In the first project of its kind between the House of Lords and the BBC, your views on the value of good parenting were fed directly to Members who spoke in the House of Lords debate on the role of early parenting in preparing a child for success at school on Thursday 3 February.
Before the debate, people were able to post comments on the subject through the BBC’s Have Your Say and Democracy Live websites, through Parliament’s Facebook page and Lords of the Blog, as well as speak directly with Lord Northbourne – who tabled the debate – in a live web chat.
A summary of your comments was forwarded to the Members of the Lords taking part in the debate to help inform them of related issues affecting everyday lives.
During and after the debate people could continue to respond to the discussion through the web forums, as well as watch it live on Parliament TV, as well as BBC Democracy Live.
The online initiative aimed to provide an accessible way for people to engage with the House of Lords and share their views on issues that concern them. It also gave Members of the Lords the opportunity to gain insights from a wider audience to inform their work.
Members who took part in the debate
Lord Northbourne, a Crossbench Member who speaks regularly in the House of Lords about education and children, focused on how an important minority of the nation’s children are today failing to achieve their potential in school. He outlined several strategies which could help and support disadvantaged parents in their parenting.
Other Members scheduled to take part in the debate include:
- Baroness Crawley (Labour), a former teacher and youth theatre leader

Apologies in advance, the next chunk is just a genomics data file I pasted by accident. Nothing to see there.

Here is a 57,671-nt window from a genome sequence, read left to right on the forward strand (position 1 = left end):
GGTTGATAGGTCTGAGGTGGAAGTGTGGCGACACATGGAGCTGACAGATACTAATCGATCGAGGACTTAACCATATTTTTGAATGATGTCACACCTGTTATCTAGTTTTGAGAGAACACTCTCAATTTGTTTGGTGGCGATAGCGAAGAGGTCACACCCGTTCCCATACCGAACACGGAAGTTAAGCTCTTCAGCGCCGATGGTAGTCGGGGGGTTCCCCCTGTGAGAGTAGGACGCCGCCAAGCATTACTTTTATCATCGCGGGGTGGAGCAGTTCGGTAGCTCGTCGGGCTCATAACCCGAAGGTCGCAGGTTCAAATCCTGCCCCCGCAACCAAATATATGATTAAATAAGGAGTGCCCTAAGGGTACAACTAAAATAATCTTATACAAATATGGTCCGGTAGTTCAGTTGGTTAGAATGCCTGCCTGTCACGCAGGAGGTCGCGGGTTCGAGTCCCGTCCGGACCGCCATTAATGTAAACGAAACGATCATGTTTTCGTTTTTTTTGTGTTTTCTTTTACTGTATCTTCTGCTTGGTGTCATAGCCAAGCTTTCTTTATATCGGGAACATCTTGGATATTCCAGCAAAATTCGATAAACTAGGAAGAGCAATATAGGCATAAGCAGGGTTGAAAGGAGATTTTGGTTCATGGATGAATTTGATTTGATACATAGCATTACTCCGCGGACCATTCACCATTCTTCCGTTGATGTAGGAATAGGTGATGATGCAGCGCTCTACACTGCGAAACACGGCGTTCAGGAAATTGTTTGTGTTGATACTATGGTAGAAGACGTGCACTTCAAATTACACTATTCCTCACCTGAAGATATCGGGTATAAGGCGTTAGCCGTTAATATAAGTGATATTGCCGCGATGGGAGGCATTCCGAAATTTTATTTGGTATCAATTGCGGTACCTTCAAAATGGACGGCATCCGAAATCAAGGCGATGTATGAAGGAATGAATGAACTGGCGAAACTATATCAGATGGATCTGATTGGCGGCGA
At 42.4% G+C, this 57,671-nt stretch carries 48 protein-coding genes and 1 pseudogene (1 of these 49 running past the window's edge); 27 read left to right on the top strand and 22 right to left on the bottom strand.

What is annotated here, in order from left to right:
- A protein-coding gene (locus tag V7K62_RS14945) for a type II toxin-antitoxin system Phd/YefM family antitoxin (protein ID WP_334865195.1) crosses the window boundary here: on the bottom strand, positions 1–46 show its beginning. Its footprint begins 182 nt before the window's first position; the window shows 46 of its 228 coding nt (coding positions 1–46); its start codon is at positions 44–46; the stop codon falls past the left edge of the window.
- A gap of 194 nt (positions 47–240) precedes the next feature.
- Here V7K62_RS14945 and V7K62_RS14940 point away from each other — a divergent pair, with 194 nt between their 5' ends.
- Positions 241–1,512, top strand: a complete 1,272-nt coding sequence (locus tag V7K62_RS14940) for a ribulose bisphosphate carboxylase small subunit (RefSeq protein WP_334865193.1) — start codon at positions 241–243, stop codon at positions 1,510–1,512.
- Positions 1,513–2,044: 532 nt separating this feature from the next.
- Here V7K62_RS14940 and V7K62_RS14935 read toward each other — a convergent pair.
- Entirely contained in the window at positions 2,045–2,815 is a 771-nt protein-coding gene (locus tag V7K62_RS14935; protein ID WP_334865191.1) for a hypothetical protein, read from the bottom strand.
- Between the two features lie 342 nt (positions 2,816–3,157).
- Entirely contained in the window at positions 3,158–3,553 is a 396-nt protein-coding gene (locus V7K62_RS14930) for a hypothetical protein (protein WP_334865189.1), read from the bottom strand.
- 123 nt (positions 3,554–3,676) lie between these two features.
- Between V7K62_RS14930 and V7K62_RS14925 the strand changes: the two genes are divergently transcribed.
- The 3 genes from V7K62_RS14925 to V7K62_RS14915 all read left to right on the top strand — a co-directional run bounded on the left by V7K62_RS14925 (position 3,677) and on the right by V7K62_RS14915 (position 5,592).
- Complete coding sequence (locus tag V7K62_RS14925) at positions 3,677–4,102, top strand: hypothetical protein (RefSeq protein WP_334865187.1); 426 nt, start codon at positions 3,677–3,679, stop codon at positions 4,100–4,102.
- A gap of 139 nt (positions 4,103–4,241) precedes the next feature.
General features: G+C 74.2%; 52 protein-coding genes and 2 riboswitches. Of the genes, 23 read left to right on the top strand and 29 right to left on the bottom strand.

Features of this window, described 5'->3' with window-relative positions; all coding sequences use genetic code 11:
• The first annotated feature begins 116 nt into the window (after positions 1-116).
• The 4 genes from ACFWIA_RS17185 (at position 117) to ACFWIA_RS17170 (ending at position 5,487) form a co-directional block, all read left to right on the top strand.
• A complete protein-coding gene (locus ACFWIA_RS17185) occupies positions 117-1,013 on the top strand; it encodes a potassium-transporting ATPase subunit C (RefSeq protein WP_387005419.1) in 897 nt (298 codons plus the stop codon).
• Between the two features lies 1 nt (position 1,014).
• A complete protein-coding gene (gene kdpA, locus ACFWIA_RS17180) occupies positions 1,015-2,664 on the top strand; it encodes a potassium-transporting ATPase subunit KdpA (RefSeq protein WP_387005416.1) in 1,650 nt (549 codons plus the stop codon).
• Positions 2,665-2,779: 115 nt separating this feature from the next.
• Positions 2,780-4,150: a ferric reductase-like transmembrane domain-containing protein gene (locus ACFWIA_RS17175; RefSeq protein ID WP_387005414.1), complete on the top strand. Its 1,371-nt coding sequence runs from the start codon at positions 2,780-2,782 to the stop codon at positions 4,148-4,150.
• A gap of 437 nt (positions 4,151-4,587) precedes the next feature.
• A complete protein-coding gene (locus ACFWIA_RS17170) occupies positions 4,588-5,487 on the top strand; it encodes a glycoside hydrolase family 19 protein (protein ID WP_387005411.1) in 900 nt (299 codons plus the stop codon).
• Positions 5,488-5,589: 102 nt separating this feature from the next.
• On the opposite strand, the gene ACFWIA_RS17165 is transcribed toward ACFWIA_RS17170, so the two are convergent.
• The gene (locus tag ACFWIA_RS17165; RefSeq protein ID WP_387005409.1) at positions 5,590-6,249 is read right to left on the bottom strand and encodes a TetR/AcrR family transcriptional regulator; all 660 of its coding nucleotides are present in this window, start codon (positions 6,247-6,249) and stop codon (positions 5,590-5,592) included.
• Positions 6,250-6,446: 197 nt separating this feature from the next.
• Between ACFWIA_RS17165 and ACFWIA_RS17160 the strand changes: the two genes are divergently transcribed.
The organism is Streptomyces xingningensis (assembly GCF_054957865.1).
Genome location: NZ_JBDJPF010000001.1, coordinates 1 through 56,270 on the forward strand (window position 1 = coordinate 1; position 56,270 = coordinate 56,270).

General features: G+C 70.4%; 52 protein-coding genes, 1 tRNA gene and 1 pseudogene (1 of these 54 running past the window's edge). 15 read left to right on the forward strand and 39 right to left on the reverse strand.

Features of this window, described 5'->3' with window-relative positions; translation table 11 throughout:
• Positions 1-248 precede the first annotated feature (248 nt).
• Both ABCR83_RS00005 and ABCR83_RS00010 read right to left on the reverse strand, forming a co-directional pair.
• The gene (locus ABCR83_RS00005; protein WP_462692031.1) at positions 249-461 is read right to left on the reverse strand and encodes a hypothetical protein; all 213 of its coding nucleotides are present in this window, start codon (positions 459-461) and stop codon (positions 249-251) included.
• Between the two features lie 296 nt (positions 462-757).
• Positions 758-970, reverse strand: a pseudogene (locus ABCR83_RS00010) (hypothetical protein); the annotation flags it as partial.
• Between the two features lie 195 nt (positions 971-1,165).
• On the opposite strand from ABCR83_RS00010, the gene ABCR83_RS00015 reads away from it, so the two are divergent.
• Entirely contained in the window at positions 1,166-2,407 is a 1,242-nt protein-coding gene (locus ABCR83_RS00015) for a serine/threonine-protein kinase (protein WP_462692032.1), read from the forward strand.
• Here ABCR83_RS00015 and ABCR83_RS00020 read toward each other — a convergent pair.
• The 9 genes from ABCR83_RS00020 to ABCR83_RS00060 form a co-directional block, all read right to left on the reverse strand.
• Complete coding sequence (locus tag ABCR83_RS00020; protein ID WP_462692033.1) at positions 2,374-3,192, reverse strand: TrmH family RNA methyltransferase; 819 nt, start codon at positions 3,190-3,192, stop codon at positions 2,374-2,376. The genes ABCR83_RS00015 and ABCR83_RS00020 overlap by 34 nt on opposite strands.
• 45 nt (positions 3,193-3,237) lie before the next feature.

- The Bishop of Oxford, who will be making his maiden speech
- Lord Hill of Oareford (Conservative), Schools Minister at the Department for Education
- Lord Alton of Liverpool (Crossbench), a former primary school teacher and university professor
- Baroness Benjamin (Liberal Democrat), former children’s television presenter
- Baroness Hollins (Crossbench), expert in learning difficulties
- Baroness Howe of Idlicote (Crossbench), former chair of the Inner London Juvenile Court
- Baroness Stowell of Beeston (Conservative), who will be making her maiden speech
- Baroness Sharp of Guildford (Liberal Democrat), Governor for a Guildford primary school
- Baroness Massey of Darwen (Labour), a former French and English teacher who also ran a community playgroup for seven years
- Baroness Walmsley (Liberal Democrat), a former teacher and ambassador for the NSPCC
Debates on specific issues of public policy account for nearly one third of business in the House of Lords chamber and are an opportunity to discuss important topical issues and draw the government’s attention to concerns and questions.
Members have a correspondingly wide range of professional expertise and specialist knowledge to underpin the arguments they deploy in the debates and, in this way, the debates can play an important role in shaping future policy and laws.
Members of the public can attend House of Lords debates and follow proceedings from the public gallery.